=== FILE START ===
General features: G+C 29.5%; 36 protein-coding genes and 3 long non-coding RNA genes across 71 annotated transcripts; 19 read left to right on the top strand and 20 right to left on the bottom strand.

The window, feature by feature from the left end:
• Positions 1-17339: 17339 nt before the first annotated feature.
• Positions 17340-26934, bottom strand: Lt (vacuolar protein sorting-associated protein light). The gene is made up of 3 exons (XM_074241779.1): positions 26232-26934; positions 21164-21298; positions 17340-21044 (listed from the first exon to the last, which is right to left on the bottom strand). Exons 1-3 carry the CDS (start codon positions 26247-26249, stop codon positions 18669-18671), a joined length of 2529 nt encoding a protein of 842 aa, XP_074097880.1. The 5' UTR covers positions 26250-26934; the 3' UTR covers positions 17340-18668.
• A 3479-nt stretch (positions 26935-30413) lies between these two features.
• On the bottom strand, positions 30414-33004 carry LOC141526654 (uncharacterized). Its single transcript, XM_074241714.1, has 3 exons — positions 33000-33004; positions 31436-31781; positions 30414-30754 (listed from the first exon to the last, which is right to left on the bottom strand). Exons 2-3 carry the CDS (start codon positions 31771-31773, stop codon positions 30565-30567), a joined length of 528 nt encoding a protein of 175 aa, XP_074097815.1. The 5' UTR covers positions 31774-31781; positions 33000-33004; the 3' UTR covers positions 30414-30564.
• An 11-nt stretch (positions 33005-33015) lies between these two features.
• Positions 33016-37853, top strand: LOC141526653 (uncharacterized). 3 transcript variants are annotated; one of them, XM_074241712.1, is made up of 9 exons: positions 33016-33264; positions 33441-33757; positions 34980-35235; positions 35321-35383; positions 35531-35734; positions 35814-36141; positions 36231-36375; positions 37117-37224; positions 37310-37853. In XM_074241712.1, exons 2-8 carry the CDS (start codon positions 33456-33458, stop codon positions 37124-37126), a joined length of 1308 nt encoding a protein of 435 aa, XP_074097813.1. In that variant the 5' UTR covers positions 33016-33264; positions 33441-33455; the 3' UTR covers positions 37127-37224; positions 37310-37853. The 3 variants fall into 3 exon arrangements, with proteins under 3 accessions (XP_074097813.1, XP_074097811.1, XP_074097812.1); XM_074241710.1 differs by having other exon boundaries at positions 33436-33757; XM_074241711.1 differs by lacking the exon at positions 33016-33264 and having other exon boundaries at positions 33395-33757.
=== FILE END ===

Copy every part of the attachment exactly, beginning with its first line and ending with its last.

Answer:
General features: G+C 29.5%; 36 protein-coding genes and 3 long non-coding RNA genes across 71 annotated transcripts; 19 read left to right on the top strand and 20 right to left on the bottom strand.

The window, feature by feature from the left end:
• Positions 1-17339: 17339 nt before the first annotated feature.
• Positions 17340-26934, bottom strand: Lt (vacuolar protein sorting-associated protein light). The gene is made up of 3 exons (XM_074241779.1): positions 26232-26934; positions 21164-21298; positions 17340-21044 (listed from the first exon to the last, which is right to left on the bottom strand). Exons 1-3 carry the CDS (start codon positions 26247-26249, stop codon positions 18669-18671), a joined length of 2529 nt encoding a protein of 842 aa, XP_074097880.1. The 5' UTR covers positions 26250-26934; the 3' UTR covers positions 17340-18668.
• A 3479-nt stretch (positions 26935-30413) lies between these two features.
• On the bottom strand, positions 30414-33004 carry LOC141526654 (uncharacterized). Its single transcript, XM_074241714.1, has 3 exons — positions 33000-33004; positions 31436-31781; positions 30414-30754 (listed from the first exon to the last, which is right to left on the bottom strand). Exons 2-3 carry the CDS (start codon positions 31771-31773, stop codon positions 30565-30567), a joined length of 528 nt encoding a protein of 175 aa, XP_074097815.1. The 5' UTR covers positions 31774-31781; positions 33000-33004; the 3' UTR covers positions 30414-30564.
• An 11-nt stretch (positions 33005-33015) lies between these two features.
• Positions 33016-37853, top strand: LOC141526653 (uncharacterized). 3 transcript variants are annotated; one of them, XM_074241712.1, is made up of 9 exons: positions 33016-33264; positions 33441-33757; positions 34980-35235; positions 35321-35383; positions 35531-35734; positions 35814-36141; positions 36231-36375; positions 37117-37224; positions 37310-37853. In XM_074241712.1, exons 2-8 carry the CDS (start codon positions 33456-33458, stop codon positions 37124-37126), a joined length of 1308 nt encoding a protein of 435 aa, XP_074097813.1. In that variant the 5' UTR covers positions 33016-33264; positions 33441-33455; the 3' UTR covers positions 37127-37224; positions 37310-37853. The 3 variants fall into 3 exon arrangements, with proteins under 3 accessions (XP_074097813.1, XP_074097811.1, XP_074097812.1); XM_074241710.1 differs by having other exon boundaries at positions 33436-33757; XM_074241711.1 differs by lacking the exon at positions 33016-33264 and having other exon boundaries at positions 33395-33757.